Beyond cash accounting. MA moves beyond "whole farm” cash accounting to drill down into costs per management segment or responsibility center—or even costs per farm or per field. This gives managers real-time data for timely strategic decisions.

"The operators who are going to be successful 10 years from now are those moving in the direction of management accounting,” says Greg Wolf, an agricultural consultant for Kennedy and Coe, the accounting and consulting firm. Wolf works with the Perkins family and other farming and ranching clients on financial analysis, benchmarking and strategic planning.

Ag on board. While the principles behind MA have been used in manufacturing since the 1960s, agriculture has been slow to adopt those principles. Past margins and limited volatility didn't force producers to update their accounting procedures and focus on drivers of costs, says Steve Hofing, managing partner of Centrec Consulting Group, Savoy, Ill., a management consulting firm.

"Management accounting generates the kind of information needed for internal use and management decisions, not the basic balance sheet, cash flow and profit and loss statement for your banker,” Hofing says.

Adoption of MA is more than just an up-date in your accounting methods or software, Wolf says. It requires a philosophical shift in how farmers think about farm financial data and how it can be used to make decisions.

"By definition, management accounting involves changing the way producers manage. Therefore, the accounting system has to harmonize with the operation's management structures, skill sets and processes,” Wolf says.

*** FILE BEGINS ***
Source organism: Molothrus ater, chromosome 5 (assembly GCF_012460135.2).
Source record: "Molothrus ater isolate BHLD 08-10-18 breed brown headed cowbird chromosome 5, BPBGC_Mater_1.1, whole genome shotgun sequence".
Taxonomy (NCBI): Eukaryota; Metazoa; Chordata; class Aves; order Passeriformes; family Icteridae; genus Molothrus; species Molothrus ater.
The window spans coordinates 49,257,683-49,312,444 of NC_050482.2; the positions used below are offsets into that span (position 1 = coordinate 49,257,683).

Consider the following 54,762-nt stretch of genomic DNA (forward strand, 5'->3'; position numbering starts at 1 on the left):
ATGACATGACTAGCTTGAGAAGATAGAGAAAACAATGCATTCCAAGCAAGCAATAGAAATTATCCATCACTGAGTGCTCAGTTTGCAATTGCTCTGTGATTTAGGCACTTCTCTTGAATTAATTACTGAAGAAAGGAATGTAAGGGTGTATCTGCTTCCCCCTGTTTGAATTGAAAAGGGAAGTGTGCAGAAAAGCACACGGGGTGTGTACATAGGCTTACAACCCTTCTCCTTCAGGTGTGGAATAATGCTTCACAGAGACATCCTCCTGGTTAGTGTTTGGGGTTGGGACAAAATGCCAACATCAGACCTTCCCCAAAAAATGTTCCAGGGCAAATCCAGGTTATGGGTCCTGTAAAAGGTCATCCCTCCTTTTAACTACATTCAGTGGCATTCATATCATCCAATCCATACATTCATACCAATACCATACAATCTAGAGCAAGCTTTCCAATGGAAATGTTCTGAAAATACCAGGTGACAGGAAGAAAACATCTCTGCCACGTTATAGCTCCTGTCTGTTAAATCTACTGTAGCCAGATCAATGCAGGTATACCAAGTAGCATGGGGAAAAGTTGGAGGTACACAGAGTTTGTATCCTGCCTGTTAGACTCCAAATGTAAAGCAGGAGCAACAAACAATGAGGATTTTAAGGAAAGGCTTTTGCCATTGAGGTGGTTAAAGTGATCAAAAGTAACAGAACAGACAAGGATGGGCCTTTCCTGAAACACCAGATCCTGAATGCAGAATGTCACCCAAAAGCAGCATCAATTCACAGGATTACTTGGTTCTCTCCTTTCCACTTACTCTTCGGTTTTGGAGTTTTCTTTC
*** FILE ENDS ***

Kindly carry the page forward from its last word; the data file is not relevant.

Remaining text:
"MA helps farmers think beyond record keeping just for tax issues,” he says. "It gives farmers true cost information for making decisions on enterprise trade-offs, cash rent bids, decisions to buy or sell farmland and equipment purchases.”

Easy does it. A straight shooter, David Perkins is the first to tell anybody that MA adoption isn't easy. "There's a reason I'm a farmer and not an accountant,” he says. He also knows that at some point he may need to upgrade his accounting software to better track inventories.

Another challenge with MA is reallocating overhead once you decide to get rid of an unprofitable enterprise, adds Mark Perkins. "It's easy to get rid of an enterprise that's not making money, but it's not so easy to move overhead around.”

"MA is certainly not for everyone,” says Ron Swanson, a grain producer from Galt, Iowa, who has long used MA principles and is a former president of the FFSC. "It is a very detailed approach to farm financials and can be expensive, time-consuming and usually requires someone in the business with accounting knowledge.”

Wittman likens transitioning to MA to implementing a precision farming system. Most growers don't jump immediately into GPS-controlled variable-rate applications, he says, but transition to that goal over several years after first purchasing a guidance system, slowly building maps and eventually moving into variable-rate applications.

"MA is similar in that it involves a high level of management sophistication in financial and accounting skills,” Wittman adds. "The rewards for fine-tuning business performance are equally beneficial.”

Can You Answer These Questions?

If you can't answer these five questions, it may be time to consider management accounting. Once you are able to analyze the profitability of each enterprise, you'll be able to answer them and make better-informed decisions.
1. What is the true cost per unit to produce your crop?
2. How have your operational costs changed in the past five years?
3. To what extent are you relying on government payments to maintain a profit margin?
4. Are your returns to equity in various business enterprises appropriate for the risks you incur?
5. What are the key strategies you need to keep your operation profitable in the next five years?



To contact Jeanne Bernick, e-mail JBernick@farmjournal.com.



Top Producer, October 2008